Questar also partnered with third-party businesses to place the product itself in conspicuous public places for potential buyers to see firsthand. One such location was Dry Dock Savings Bank in New York City. With suggestions for what one’s savings could buy—or with financing options that the bank was happy to offer—a display case featured a Questar telescope as one possibility. The combination of an expensive, high-quality instrument and an institution that could help a buyer obtain it made perfect sense, as Jim Perkins observed. Both Questar and Dry Dock Savings Bank benefited from the arrangement: Questar gained a sale, and the bank profited from a customer who either built up savings to buy a Questar outright or who financed the purchase through an installment plan.
As his later marketing suggests, Lawrence Braymer did not retain the services of these partnerships for long. Direct-to-customer sales became the company’s primary source of revenue. By 1958, he wrote that “Questars are sold direct from the factory to you. There are no distributors or dealers, hence the price is only two-thirds what it would have to be if the usual channels of distribution were employed. The price you pay is the factory wholesale price; the only profit is our modest one.”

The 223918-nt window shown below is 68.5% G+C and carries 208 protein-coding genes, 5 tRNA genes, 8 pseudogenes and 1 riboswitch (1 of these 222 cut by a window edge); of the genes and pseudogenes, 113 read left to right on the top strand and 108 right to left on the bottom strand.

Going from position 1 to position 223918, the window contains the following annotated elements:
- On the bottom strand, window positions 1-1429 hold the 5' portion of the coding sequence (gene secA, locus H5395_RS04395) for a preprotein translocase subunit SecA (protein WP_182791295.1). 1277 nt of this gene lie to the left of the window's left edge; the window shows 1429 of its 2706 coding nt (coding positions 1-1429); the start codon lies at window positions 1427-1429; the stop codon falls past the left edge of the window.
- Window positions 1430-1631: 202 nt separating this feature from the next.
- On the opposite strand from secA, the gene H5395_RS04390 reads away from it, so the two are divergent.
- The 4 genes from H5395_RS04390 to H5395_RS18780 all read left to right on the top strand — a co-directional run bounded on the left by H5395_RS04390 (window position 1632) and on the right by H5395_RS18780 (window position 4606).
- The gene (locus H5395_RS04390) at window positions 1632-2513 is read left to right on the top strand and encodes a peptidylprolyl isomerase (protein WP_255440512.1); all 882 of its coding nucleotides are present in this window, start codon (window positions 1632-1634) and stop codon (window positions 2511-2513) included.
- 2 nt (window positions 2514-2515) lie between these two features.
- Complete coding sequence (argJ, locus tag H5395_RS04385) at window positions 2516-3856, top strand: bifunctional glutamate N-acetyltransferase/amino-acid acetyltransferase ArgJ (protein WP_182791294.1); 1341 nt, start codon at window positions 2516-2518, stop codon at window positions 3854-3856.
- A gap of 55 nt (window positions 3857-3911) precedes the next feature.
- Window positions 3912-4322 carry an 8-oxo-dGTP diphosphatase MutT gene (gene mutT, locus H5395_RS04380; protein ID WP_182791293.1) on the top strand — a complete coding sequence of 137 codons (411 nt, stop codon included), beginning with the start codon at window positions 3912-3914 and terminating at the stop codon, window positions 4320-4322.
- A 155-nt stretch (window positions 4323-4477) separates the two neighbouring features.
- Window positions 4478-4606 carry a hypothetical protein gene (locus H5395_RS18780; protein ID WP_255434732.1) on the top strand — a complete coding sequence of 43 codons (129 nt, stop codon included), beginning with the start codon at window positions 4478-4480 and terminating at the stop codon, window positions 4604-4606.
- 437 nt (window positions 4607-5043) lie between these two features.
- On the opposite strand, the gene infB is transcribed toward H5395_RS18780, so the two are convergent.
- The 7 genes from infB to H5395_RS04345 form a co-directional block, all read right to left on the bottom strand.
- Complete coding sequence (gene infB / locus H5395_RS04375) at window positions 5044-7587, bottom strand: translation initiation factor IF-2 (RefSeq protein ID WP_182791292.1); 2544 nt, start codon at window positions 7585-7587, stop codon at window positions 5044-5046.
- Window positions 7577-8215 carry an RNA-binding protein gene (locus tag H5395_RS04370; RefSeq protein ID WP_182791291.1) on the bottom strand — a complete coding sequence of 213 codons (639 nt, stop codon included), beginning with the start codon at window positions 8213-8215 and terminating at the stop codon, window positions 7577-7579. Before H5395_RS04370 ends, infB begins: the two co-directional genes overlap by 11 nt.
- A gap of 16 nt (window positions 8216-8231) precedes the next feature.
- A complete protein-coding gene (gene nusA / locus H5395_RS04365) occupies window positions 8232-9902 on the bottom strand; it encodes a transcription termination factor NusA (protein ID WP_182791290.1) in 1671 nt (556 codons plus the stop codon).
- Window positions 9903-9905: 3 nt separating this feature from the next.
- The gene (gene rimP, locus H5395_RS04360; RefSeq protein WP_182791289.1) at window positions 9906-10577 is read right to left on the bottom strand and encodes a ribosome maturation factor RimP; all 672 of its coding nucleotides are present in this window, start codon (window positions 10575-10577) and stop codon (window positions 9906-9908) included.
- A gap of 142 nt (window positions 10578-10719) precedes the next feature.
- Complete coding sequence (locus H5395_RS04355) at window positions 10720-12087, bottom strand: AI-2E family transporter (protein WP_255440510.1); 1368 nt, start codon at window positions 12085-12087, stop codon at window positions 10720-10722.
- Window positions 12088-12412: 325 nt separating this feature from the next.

During the company’s first two years, Questar sold one or two telescopes every month. But after Dwight Eisenhower’s gift of a Questar to King Mohammed V of Morocco during a state visit to the United States in November and December 1957, sales increased markedly. By his own estimation in March 1958, Lawrence Braymer had observed a 25% increase in sales over the prior year. Shop records also indicate that Questar built almost one hundred standard units in 1958. Its production rate increased on average by approximately 65 units per year through the end of 1962.
When Questar shipped telescopes to its eagerly waiting clients, the company went to great lengths to ensure it arrived safely—and it saw another marketing opportunity in the process. In the December 1958 issue of Sky and Telescope, the company ran an advertisement whose theme was centered around how one’s Questar would arrive. It ships “by mail in this flotation package,” a Leverpak shipping drum that appeared prominently in the advertisement’s illustration. Usually departing the factory on the same day as an order is received, “our drum gets special treatment, traveling with the first-class-mail sacks and arriving as fast as a letter.” Each star-tested instrument is accompanied with a fitted case, accessories, an instruction booklet, and a Bureau of Standards test chart. “To protect the fine British leather from abrasion during transit, we tuck it into the new gray textured-vinyl luggage cover shown. This is piped in black, has nickeled grommets and black drawstrings, and we hope it will also serve to protect the case from being scuffed when you take your Questar traveling.” The Leverpak drum has heavy metal edges and is built to withstand the rigors of shipment. Inside, its padding is made of curled hair and latex. When it arrives, simply lift the telescope out of its drum. “There’s not a speck of dust, no shredded newsprint or excelsior, no nails or splintered crating, no great pile of beat-up carton and wrapping paper.”